Duncan J. Poupard (exhibit selection), Ricard Bru (texts)
16 Nov 2015 –
01 Dec 2016
Annex in the Montcada Venue's reception areaHow to get there
30,000 Naxi ritual manuscripts are conserved in museums and libraries around the world. This exhibition consists of Dongba written manuscripts that belong to the Museu Etnològic i de Cultures del Món's collection. It has not been possible to accurately date the origin of these ritual texts, written on paper and bound by hand. The oldest conserved manuscript dates back to the 18th century.
Today, after long migrations, the Naxi people, who are believed to be descendants of the ancient Qiang tribe that inhabited the valleys of the Yellow and Huangshi rivers, in north-eastern China, now live in the area where the Yunnan and Sichuan provinces meet the autonomous region of Tibet.
In many Asian societies, writing was a ceremonial act undertaken only by an exclusive group of people. This is the case of the Naxi Dongba manuscripts. Dongba is a word that defines the priests of the Don cult, who were traditionally the only people to use this writing, which offers a very complete picture of the beliefs and ritual practices of their culture.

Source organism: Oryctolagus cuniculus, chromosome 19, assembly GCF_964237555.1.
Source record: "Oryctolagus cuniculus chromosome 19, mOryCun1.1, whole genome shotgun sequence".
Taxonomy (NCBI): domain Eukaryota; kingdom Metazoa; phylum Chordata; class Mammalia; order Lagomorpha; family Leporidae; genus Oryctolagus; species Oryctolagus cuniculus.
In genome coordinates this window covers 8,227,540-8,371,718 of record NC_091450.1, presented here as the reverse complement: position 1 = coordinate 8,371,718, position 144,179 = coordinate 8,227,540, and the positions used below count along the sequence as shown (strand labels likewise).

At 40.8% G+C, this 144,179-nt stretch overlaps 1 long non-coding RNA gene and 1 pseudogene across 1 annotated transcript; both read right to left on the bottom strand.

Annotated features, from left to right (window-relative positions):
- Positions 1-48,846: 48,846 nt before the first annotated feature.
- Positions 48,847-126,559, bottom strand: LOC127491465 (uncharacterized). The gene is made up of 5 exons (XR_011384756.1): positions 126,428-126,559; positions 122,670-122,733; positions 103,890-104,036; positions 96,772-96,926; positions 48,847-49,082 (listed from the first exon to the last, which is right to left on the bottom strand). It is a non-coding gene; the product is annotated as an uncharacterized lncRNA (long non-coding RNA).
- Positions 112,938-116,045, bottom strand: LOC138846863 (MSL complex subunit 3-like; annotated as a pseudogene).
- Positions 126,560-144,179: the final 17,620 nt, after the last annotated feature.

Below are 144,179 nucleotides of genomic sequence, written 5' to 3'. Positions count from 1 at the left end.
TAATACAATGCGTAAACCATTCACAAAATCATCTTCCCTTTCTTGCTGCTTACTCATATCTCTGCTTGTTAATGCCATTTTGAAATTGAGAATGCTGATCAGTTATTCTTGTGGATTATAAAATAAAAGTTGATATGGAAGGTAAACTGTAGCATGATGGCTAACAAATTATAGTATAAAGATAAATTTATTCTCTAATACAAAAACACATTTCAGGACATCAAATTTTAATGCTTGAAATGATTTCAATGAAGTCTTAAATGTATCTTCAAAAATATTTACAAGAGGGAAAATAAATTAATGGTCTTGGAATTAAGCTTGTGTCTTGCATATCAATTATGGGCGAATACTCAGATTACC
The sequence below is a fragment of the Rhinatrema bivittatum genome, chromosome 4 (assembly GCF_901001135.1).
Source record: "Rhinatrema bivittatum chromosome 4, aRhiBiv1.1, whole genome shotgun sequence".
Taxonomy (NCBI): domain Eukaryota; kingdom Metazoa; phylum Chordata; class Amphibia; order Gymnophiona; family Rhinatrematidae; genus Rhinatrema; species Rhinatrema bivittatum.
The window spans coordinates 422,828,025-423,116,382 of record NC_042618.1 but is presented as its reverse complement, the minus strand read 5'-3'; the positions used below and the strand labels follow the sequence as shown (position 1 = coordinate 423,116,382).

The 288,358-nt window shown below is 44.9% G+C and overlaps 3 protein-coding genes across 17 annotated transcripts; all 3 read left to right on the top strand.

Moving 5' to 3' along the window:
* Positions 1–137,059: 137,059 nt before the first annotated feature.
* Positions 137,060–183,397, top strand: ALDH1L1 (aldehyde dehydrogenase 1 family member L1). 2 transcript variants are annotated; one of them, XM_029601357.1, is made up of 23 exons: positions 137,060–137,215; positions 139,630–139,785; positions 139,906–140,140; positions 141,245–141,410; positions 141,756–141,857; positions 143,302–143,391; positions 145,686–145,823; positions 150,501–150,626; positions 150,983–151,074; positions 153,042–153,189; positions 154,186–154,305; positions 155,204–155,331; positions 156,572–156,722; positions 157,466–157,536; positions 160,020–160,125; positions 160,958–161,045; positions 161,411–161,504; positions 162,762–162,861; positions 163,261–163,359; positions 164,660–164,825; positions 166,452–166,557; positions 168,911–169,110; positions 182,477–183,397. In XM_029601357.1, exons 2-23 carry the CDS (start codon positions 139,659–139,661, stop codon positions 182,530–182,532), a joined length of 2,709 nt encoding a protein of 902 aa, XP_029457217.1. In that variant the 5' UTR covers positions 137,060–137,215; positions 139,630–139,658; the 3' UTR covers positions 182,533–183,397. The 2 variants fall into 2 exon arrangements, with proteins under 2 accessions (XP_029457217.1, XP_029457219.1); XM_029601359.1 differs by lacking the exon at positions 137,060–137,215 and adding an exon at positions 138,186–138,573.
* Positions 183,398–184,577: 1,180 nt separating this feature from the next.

The main vehicle for transmitting Naxi culture was religion. For this reason, their culture is called Dongba culture, their religion, Dongba religion, and their ritual dances, art, pictographs and writing also carry this same name.
The Naxi created a script with around 1,500 Dongba characters, a pictographic system formed by two types of characters: the pictographs themselves and the ideographs, which express abstract ideas. It is not literary writing, nor is it administrative. It is used for ritual purposes. Although it is of a mnemonic nature, the priests considered the writing to be more like texts, rather than images.
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